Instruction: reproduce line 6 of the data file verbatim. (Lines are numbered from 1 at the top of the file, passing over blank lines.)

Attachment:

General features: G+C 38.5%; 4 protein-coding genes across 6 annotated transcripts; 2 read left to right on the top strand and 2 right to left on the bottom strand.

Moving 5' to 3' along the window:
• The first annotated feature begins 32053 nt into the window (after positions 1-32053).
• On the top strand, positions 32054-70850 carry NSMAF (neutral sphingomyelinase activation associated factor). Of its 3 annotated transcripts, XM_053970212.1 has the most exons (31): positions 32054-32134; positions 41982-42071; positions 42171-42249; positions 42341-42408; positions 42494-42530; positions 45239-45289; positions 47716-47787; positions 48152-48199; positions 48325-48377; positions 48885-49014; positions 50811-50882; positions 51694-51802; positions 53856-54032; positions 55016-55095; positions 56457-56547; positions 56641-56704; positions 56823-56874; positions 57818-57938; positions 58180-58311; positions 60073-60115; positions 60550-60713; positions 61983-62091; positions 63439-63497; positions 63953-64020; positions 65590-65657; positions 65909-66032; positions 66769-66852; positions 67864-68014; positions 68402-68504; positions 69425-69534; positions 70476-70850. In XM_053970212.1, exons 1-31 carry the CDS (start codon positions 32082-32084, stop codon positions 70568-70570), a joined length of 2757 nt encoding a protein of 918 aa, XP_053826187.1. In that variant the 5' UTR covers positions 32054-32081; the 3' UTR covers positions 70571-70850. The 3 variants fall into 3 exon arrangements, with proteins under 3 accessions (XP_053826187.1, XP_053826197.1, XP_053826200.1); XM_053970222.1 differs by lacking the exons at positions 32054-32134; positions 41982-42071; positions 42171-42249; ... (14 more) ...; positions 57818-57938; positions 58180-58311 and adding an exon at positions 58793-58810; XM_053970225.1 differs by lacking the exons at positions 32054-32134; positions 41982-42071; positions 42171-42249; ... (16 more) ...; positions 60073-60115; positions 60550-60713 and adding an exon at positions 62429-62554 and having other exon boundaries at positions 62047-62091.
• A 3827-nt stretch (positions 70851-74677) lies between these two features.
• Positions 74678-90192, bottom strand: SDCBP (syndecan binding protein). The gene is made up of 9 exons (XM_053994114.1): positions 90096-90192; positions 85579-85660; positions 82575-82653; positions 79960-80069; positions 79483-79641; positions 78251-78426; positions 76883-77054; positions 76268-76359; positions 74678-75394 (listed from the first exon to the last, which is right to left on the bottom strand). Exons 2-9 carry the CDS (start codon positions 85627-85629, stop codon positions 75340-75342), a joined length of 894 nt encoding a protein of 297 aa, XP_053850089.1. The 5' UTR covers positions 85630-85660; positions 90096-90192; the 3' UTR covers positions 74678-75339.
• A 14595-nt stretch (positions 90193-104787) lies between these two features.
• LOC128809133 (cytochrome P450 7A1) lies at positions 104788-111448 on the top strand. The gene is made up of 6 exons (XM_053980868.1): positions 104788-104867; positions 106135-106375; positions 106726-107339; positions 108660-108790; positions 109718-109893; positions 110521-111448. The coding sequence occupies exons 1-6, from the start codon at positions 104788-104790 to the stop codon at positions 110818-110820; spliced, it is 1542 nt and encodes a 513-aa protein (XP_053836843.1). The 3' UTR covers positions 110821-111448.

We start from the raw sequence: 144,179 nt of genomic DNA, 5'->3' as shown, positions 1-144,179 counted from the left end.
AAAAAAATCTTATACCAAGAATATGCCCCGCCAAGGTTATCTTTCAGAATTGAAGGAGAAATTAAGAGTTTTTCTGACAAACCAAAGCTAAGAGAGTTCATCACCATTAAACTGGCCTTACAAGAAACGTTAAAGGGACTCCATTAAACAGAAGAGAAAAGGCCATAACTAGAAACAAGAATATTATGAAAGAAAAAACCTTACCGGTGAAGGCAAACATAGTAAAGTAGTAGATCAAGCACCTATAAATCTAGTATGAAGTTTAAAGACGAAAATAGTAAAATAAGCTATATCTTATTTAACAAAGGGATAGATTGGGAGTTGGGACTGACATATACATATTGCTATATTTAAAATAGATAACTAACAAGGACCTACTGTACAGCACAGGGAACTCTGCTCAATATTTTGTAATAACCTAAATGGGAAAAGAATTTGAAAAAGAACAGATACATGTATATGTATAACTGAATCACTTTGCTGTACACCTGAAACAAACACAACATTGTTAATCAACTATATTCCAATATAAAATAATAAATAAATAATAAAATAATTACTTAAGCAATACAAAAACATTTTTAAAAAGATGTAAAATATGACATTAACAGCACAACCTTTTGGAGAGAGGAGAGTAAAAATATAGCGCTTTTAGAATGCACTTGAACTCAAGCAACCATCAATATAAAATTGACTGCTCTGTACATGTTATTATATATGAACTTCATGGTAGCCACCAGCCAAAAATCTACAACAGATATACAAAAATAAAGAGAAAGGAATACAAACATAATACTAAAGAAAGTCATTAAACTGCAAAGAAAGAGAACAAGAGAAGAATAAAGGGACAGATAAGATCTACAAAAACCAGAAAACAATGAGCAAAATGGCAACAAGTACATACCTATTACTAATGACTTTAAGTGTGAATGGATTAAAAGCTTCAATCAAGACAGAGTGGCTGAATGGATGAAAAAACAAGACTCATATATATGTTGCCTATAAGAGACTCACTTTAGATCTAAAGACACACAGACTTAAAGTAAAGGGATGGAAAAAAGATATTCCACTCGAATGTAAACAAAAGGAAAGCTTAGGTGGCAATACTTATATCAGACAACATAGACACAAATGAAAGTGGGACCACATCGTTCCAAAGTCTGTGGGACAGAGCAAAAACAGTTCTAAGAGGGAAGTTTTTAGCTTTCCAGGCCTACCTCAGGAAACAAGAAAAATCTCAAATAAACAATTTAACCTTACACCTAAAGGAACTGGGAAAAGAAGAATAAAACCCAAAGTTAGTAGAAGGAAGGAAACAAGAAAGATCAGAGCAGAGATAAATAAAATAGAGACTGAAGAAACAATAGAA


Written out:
• Positions 74678-90192, bottom strand: SDCBP (syndecan binding protein). The gene is made up of 9 exons (XM_053994114.1): positions 90096-90192; positions 85579-85660; positions 82575-82653; positions 79960-80069; positions 79483-79641; positions 78251-78426; positions 76883-77054; positions 76268-76359; positions 74678-75394 (listed from the first exon to the last, which is right to left on the bottom strand). Exons 2-9 carry the CDS (start codon positions 85627-85629, stop codon positions 75340-75342), a joined length of 894 nt encoding a protein of 297 aa, XP_053850089.1. The 5' UTR covers positions 85630-85660; positions 90096-90192; the 3' UTR covers positions 74678-75339.